Years ago we set up in a mall with our hoops and quilts to sell tickets for our raffle quilt and promote our upcoming quilt show. So many times when people started to talk about their mother/grandma/aunt,etc. who made quilts they would get this soft look on their face and smile with fond remembrances. Even big old lumbering macho men would just go all soft and almost teary talking about the quilts they grew up with. I've never forgotten that experience.


    Bookmark   July 29, 2011 at 9:46AM
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When I started quilting my husband told me he didn't like quilts. As I collected books, patterns & materials he started peeking at them. Finally he asked, "That's quilting???". I said yes, what did you think quilting was? He said it was the pre-quilted ugly spreads his mother used. He's now anxiously awaiting my finishing his Celtic Knot wall hanging.

My other "negative" handwork experience (though not quilting) was spending almost a year making a knit layette for my first grandchild. Lots of intricate cable & lace knitting.. a total of about 10 blankets, a sacque set or two, booties, and 2-3 receiving blankets as liners for each knit blanket. Only to be told at the shower.... Oh, we don't use blankets these days, they might smother the baby, we'll only use a snuggy wrap (or whatever they called that little "straight jacket thing". As far as I know, they never even used the heavy play mat I knit for him to play on on the floor.


    Bookmark   July 29, 2011 at 10:35AM
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I'm lucky in that my family appreciates the quilts I make and I get lots of affirmation at work too. Several people ask what I'm working on and encourage me to bring in finished quilts for viewing. Typically, the younger people are not drawn to traditional or scrappy quilts. I've only recently started liking them myself so I do understand. A scrappy quilt is usually about as far from 'contemporary' as a thing can get. A contemporary quilt doesn't need to be an art quilt, but I do think there are styles, colors and fabrics that would appeal to even those people who have a preconceived notion of what a quilt looks like.

    Bookmark   July 29, 2011 at 10:41AM
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The quilt I made my last g'son is still packed away in his closet and he is now old enough to feed himself and beginning to speak in sentances. LOL. At first I thought that it might be a safety issue with a tiny baby, but he is now out of a crib and into a toddler bed, so I'm pretty sure that's not it. The Mama was very nice about receiving it, and made the statement that it was too nice to be 'used' and should be put away and saved for him. So, I'm holding that thought, although I think he'd consider it a lot more precious if it had warm memories attached to it than if it were pristine and saved for when he was an adult. I hope to live long enough to make his children their own baby quilts. LOL.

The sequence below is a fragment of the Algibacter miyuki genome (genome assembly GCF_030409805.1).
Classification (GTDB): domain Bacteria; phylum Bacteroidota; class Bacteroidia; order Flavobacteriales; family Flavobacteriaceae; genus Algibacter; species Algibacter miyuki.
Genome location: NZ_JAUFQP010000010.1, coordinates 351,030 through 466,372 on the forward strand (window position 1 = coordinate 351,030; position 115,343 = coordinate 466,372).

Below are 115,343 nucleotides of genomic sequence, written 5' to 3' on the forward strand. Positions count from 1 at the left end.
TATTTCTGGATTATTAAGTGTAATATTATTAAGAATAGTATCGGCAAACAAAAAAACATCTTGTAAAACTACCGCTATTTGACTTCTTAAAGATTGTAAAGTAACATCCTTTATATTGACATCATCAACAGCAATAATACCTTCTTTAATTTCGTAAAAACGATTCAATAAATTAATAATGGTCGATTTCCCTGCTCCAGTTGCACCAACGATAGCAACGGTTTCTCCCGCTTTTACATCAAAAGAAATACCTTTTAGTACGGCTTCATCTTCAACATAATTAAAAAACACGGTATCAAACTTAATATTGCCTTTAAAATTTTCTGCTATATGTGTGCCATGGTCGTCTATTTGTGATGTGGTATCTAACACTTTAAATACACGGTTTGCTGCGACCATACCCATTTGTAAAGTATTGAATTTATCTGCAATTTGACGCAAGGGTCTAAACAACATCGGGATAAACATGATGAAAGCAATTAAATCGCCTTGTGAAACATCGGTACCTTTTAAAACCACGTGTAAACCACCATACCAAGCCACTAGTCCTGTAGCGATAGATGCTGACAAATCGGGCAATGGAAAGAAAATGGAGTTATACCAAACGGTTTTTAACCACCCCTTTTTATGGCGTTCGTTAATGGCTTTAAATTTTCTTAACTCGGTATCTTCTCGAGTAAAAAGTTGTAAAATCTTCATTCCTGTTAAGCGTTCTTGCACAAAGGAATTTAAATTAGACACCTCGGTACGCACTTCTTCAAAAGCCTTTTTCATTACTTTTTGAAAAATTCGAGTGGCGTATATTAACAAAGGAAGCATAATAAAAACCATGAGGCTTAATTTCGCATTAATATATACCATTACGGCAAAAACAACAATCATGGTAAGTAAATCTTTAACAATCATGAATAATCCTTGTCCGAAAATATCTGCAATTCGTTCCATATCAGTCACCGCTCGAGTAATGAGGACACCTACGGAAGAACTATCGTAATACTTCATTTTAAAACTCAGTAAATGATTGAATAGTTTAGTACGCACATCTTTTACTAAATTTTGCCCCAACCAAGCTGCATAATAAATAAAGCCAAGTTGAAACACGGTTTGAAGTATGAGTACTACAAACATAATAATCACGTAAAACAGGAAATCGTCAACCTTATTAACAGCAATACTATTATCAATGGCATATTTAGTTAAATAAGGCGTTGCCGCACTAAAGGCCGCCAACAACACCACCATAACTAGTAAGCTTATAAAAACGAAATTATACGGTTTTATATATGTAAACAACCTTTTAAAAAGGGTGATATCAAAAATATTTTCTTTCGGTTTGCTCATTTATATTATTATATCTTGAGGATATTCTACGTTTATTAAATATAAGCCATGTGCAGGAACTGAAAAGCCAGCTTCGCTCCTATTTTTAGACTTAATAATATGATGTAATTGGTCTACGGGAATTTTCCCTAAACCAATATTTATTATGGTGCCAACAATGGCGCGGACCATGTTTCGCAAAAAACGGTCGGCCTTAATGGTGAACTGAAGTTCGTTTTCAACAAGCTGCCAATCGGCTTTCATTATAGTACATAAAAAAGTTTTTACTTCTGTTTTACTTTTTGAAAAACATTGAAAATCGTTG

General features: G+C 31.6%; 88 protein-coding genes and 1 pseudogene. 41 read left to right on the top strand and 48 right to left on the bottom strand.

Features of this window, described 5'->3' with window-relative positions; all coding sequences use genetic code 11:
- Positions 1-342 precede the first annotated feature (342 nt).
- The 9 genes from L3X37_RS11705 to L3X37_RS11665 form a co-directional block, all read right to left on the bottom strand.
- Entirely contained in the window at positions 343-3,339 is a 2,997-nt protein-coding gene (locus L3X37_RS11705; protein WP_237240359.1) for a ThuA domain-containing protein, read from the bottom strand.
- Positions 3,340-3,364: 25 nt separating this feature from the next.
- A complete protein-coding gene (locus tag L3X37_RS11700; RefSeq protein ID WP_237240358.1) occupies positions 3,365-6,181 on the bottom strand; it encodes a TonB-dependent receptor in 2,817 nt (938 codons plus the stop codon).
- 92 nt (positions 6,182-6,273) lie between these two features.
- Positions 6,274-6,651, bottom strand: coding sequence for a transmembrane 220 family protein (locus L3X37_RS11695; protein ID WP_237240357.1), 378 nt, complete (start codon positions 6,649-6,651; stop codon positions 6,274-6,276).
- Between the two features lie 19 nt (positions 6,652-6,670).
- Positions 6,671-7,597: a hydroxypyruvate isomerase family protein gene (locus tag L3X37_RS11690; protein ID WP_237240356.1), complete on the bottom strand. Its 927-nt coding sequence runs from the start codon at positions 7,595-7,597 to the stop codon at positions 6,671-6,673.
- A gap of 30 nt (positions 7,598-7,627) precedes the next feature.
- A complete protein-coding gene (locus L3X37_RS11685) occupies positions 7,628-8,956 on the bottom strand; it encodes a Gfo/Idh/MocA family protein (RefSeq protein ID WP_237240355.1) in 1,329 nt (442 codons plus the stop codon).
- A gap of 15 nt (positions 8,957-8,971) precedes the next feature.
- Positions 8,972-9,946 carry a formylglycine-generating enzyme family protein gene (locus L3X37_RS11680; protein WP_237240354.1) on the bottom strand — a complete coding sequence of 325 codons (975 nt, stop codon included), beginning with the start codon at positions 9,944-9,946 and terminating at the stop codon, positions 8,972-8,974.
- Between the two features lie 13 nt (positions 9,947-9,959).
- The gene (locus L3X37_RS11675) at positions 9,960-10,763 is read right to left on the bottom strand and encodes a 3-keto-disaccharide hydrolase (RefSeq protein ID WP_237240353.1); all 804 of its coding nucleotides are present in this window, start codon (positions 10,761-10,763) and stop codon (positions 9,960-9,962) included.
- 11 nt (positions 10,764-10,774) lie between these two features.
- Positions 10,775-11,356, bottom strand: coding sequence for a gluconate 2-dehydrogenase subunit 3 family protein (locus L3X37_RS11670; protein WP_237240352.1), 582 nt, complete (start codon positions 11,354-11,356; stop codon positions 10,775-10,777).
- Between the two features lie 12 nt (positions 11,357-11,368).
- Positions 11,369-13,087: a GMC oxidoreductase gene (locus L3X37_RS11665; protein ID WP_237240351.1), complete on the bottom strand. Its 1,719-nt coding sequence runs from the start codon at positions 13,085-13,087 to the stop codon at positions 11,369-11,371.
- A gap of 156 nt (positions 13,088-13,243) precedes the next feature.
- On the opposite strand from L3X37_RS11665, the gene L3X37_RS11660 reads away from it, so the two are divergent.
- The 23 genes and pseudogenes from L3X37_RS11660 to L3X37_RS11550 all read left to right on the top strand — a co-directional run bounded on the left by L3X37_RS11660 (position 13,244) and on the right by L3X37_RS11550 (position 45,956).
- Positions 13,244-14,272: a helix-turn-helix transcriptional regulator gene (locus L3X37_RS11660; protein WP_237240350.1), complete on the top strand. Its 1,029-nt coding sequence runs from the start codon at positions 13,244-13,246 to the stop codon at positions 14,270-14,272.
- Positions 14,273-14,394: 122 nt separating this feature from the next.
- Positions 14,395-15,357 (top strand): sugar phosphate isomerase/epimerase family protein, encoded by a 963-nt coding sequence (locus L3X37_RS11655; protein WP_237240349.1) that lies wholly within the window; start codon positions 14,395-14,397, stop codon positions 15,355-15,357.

Bookmark   July 29, 2011 at 12:02PM
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I have a friend who made a grandmother's flower garden quilt by hand for her grandchild. Her daughter cut it in two so that when one half was was washing, the other half was available. Can you imagine - cut it down the middle!

    Bookmark   July 29, 2011 at 12:41PM
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Ohmygosh, I've heard it all now. I remember one old post on here where a quilter said she found the quilt she made a relative covering his motorcycle in the garage and this one is about right up there for the winner.

I suspect this is all about a child who might fuss if the quilt disappears long enough to be laundered. It's a parent's duty to help their children learn to handle the frustration of deferred satisfaction because it's a part of life and teach them how to deal with it. I predict a parent who will do this is going to have some real power issues later on with their children and wonder why. (spoken as a g'ma, mom of two, foster mom of six and nurse on a peds ward)